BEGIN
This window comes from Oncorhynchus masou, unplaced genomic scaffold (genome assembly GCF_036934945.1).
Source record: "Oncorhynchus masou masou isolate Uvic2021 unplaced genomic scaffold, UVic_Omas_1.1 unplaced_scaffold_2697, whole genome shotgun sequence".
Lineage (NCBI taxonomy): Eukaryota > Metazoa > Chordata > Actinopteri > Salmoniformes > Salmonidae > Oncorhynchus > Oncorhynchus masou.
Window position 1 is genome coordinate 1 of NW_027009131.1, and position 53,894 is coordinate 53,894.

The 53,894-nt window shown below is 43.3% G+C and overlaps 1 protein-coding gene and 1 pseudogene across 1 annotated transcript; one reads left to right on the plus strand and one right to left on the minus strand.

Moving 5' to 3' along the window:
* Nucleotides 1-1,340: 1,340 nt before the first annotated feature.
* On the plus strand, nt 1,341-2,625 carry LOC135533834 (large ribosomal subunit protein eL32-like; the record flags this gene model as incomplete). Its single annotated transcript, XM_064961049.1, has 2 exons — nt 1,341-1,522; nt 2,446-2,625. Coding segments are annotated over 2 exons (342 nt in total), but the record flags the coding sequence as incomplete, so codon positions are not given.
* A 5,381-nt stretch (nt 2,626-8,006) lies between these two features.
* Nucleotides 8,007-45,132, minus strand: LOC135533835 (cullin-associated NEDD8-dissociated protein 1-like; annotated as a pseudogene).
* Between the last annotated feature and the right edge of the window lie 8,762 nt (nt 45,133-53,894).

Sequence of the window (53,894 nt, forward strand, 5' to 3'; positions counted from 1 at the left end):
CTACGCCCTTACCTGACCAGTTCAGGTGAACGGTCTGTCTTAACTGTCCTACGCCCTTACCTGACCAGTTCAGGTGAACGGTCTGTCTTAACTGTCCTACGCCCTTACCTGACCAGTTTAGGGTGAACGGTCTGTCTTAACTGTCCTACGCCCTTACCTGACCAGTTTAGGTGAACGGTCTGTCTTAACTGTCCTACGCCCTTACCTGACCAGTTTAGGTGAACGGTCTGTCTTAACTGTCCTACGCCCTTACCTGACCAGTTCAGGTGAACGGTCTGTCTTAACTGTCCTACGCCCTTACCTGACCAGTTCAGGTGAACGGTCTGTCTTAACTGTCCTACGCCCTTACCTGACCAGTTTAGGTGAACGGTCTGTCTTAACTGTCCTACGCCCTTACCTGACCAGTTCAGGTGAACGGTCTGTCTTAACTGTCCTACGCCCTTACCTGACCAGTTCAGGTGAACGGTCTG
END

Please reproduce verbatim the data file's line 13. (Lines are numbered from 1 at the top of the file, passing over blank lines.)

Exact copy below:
CTACGCCCTTACCTGACCAGTTCAGGTGAACGGTCTGTCTTAACTGTCCTACGCCCTTACCTGACCAGTTCAGGTGAACGGTCTGTCTTAACTGTCCTACGCCCTTACCTGACCAGTTTAGGGTGAACGGTCTGTCTTAACTGTCCTACGCCCTTACCTGACCAGTTTAGGTGAACGGTCTGTCTTAACTGTCCTACGCCCTTACCTGACCAGTTTAGGTGAACGGTCTGTCTTAACTGTCCTACGCCCTTACCTGACCAGTTCAGGTGAACGGTCTGTCTTAACTGTCCTACGCCCTTACCTGACCAGTTCAGGTGAACGGTCTGTCTTAACTGTCCTACGCCCTTACCTGACCAGTTTAGGTGAACGGTCTGTCTTAACTGTCCTACGCCCTTACCTGACCAGTTCAGGTGAACGGTCTGTCTTAACTGTCCTACGCCCTTACCTGACCAGTTCAGGTGAACGGTCTG